From the Archive: Horseplayer’s Axis of Evil (2006)

[I wrote this article back in 2006. A little dated with Bush-era terminology, but still applicable, it was the first piece on playing the races that I ever wrote. SA]

As horseplayers, we are always seeking value in our selections. Whether you’re wagering on a horse at 15-1, 4-1, 8-5, or 3-5, the ultimate goal is to find the overlay. Yet, while the overlay concept is sound in theory, it’s typically wrecked in practice by all but the most emotionally disciplined of players. This is the work of the horseplayer’s axis of evil, which gains its strength by praying on our all-too-human characteristics. Without further ado, let’s meet its membership:

(1) GREED: This first member of the axis is deceptive and devious, and, when we’re not looking, he runs off with large portions of our bankrolls. He makes us think we’re getting value when we’re really just looking to get something for nothing. Through his subtle manipulations, he throws wrenches into a well-reasoned handicapping process, and causes us to lose more money than we would simply by betting the favorite.

Greed shows up all the time in our handicapping, especially in our search for overlays. As horseplayers, we hate short prices. There’s risk in every horse race — a jockey error, a catastrophic injury — and we must be compensated for this risk. But, unfortunately, on many occasions, a disdain for short prices often clouds our judgment. We perceive negative value and move away from a horse solely because of the low anticipated payout.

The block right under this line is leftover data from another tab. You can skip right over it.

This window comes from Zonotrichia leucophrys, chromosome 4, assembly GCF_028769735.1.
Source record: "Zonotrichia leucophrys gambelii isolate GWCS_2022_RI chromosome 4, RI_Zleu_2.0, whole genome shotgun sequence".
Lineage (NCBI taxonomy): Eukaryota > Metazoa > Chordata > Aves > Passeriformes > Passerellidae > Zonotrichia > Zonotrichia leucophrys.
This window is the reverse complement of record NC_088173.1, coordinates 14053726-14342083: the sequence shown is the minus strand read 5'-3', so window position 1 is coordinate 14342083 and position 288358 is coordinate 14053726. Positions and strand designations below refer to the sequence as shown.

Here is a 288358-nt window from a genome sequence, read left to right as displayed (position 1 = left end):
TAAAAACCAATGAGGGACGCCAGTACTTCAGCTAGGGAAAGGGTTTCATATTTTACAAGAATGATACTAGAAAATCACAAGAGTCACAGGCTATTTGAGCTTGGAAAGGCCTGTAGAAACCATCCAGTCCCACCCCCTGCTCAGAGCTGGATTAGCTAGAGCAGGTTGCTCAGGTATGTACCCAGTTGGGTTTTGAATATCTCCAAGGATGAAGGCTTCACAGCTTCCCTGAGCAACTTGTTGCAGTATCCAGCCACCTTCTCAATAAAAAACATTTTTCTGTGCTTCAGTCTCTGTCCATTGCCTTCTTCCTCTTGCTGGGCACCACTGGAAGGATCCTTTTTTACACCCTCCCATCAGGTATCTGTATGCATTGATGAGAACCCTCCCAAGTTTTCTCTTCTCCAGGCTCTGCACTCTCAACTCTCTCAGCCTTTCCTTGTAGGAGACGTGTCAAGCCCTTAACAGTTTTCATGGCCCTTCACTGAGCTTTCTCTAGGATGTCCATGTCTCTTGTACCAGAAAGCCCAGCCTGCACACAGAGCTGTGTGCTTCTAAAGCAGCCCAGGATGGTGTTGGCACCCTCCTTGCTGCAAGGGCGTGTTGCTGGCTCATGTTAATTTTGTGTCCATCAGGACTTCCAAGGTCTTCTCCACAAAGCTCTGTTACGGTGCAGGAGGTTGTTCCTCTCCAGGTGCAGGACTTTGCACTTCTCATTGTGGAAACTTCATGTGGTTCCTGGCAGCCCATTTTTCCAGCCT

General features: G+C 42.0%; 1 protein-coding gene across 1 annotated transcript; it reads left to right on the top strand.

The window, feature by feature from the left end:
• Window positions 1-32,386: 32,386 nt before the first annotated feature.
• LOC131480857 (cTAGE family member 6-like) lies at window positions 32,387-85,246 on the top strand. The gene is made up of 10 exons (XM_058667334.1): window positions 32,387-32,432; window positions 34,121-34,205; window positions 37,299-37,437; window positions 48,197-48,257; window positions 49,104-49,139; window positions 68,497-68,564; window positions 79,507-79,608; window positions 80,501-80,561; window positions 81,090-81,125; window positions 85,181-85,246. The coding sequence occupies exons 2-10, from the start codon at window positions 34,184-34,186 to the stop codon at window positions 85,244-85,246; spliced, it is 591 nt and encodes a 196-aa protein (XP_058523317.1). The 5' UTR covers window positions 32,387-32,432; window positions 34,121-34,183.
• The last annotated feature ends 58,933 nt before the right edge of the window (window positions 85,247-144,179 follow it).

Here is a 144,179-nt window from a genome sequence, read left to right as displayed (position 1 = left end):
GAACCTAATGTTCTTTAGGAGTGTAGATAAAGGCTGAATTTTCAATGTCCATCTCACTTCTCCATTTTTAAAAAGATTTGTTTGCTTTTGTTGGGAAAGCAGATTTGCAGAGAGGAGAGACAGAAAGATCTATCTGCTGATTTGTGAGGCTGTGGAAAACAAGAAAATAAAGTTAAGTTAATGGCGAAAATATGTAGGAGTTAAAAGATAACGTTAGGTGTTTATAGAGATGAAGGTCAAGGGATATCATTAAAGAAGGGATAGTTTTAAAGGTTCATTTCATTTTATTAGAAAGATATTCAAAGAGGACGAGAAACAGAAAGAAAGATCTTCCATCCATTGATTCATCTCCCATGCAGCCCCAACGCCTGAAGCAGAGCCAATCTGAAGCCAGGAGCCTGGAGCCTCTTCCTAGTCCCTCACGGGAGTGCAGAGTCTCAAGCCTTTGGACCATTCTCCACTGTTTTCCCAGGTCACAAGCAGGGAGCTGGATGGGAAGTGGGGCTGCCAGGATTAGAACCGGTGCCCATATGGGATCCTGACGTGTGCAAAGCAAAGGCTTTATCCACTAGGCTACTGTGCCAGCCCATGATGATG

(2) HOPE: Red, of The Shawshank Redemption, had it right: “Hope is a dangerous thing.” And, much like the classic handicapping quote about time and prison, when it comes to playing the races, hope is best left behind the prison walls. Yes, hope is a wonderful, inspiring feeling that makes you feel happy when things aren’t going well. It’s also something that has absolutely no place in handicapping.

Hope rears its ugly head all throughout the handicapping process, but it’s especially dangerous when you’re dissatisfied with the price you’re going to get on your top selection. You may begin to desperately look for positive things in the other horses. You’ll use words like “maybe…could…possibly.” You know the types of horses, and you’ve seen enough of them come in to convince yourself. But, unfortunately, you’ve come under the spell of hope, and started to let it guide your selections.

Overlays are great theory, but finding one in the heat of the handicapping moment can be an emotional minefield.

(3) FEAR: By far the trickiest of the members of the axis, fear subtly influences our selections in several ways. Aware of the effect of scared money and facing the fear of loss, the horseplayer must fearlessly enter a risky environment and stay brave amid tremendous uncertainty. Yet, despite our bravery, fear is not without a weapon here. For if we feign fearlessness where it is unwarranted, he attacks with the fear of regret, which guides us into situations where the risk does not equal the reward.

The player may seem confident in his selection, but will still be motivated by fear. When making this type of decision, the horseplayer’s phrases are well-known: “I’ll be devastated if I passed on this one”; “This big payday will make my day/week/month; I can’t miss it if it comes in.” (And, believe me. . . I know these phrases all too well. ) Fearful of missing the big payday, you turn a deaf ear to the important cautions in your gut.

Together, greed, hope, and fear constitute a nasty confederation that confounds the reasoning of the value-seeking horseplayer. Overlays are great theory, but finding one in the heat of the handicapping moment can, indeed, be an emotional minefield.